On Tuesday, NBC declared a People for the Ethical Treatment of Animals commercial—featuring, among other suggestive images, a woman preparing to pleasure herself with a broccoli stalk—too racy to be shown during the Super Bowl. The text in PETA's advertisement reads: "Studies show vegetarians have better sex." Do they?
Not necessarily. In a statement released in response to NBC's decision, PETA noted that meat makes people "fat, sick, and boring in bed," claiming that vegetarians are, "on average, fitter and slimmer than meat eaters" and that meat and dairy consumption is linked to impotence, heart disease, and obesity. It's true that cardiovascular disease is associated with sexual dysfunction in both women and men and that obesity has been linked to low libido in both sexes. It's also true that, in Westernized countries at least, vegetarians and vegans tend to weigh less and have lower body-mass indexes and lower cholesterol levels than omnivores. This may be due to the fact that vegetarian diets tend to be higher in fiber and lower in protein, but it also may have to do with the fact that vegetarians are, in general, more health-conscious. An avowed vegetarian who ate nothing but french fries, after all, would run a high risk of both obesity and heart disease. (A PETA spokesman cited research on vegetarian diet plans developed by Dr. Dean Ornish and Dr. Caldwell B. Esselstyn as sources for the commercial's claims—both regimens are also strictly low-fat and low-cholesterol.)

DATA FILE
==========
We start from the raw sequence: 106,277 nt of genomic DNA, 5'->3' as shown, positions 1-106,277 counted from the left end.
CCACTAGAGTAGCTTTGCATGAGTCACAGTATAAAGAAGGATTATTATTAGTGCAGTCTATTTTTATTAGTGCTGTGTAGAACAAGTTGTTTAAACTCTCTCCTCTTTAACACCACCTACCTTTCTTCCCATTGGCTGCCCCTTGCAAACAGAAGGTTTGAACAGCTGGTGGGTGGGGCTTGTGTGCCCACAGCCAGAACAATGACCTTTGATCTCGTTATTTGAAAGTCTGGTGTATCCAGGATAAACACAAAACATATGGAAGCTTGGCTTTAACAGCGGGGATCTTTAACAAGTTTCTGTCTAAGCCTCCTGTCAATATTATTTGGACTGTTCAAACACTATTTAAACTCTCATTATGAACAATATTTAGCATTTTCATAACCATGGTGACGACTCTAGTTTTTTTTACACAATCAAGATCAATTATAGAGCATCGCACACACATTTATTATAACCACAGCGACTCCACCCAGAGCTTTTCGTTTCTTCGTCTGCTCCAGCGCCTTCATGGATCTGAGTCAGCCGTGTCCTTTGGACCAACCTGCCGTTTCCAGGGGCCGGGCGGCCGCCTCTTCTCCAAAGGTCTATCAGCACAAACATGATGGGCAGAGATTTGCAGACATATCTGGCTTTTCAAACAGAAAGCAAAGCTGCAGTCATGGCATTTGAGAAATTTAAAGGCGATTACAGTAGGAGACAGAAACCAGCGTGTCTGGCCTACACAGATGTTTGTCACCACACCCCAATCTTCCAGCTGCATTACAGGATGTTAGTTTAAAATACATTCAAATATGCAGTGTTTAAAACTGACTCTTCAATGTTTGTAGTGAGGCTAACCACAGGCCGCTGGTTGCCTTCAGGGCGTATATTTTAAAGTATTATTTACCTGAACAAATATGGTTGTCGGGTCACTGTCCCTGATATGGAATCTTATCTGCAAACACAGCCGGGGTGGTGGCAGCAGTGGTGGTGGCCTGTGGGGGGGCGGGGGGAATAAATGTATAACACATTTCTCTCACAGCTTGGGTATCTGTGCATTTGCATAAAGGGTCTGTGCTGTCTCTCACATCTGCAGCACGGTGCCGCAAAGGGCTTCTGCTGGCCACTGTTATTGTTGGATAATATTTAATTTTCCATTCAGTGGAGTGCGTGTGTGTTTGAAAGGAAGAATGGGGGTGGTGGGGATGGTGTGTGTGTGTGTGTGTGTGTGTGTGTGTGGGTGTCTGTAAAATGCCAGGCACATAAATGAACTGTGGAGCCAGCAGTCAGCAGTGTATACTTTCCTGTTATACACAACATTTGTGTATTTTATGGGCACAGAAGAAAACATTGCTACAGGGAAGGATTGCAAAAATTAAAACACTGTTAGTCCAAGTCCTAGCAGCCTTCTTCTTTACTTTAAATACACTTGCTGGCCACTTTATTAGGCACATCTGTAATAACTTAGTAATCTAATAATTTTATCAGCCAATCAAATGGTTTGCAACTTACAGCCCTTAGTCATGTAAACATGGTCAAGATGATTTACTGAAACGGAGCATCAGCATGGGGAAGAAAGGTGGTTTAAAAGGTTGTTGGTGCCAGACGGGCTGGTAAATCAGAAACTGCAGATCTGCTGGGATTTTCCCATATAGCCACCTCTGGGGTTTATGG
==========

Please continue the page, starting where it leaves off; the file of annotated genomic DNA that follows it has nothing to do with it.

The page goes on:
Vegetarianism also may have some negative effects on sexual desire. Vegetarian diets tend to correlate with higher rates of zinc deficiency, which is closely associated with lower testosterone levels and depressed sex drives. Vegetarian women are also more likely to develop amenorrhea (loss of periods), a condition that's usually accompanied by low testosterone, vaginal dryness, and poor libido. Finally, the notion that overweight people are less sexually active isn't entirely accurate (for women, at least): A recent analysis published in the journal Obstetrics & Gynecology shows that overweight women might, in fact, be slightly more active.
Historically, vegetarianism has been linked more closely with chastity than with licentiousness. Sylvester Graham, the crusading 19th-century dietary reformer and inventor of the eponymous cracker, believed that meat—along with feather beds, coffee, tea, and richly seasoned foods—encouraged the "degenerating habits of luxury, indolence, voluptuousness and sensuality." (He also believed that the paroxysms of orgasm were related to diarrhea.)
Around the same time, in Russia, Leo Tolstoy gave up meat because of his concerns about animal cruelty. In "The First Step," his "essay on the morals of diet," Tolstoy claims that meat-eating is "quite unnecessary, and only serves to develop animal feelings, to excite desire, to promote fornication and drunkenness." Later, in the early 20th century, English schoolmasters recommended vegetarian diets to their students as a means of curbing their appetites for self-abuse.
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Explainer thanks Jacqueline Jacques, chief science officer of Catalina Lifesciences Inc., and Dan Shannon of PETA.
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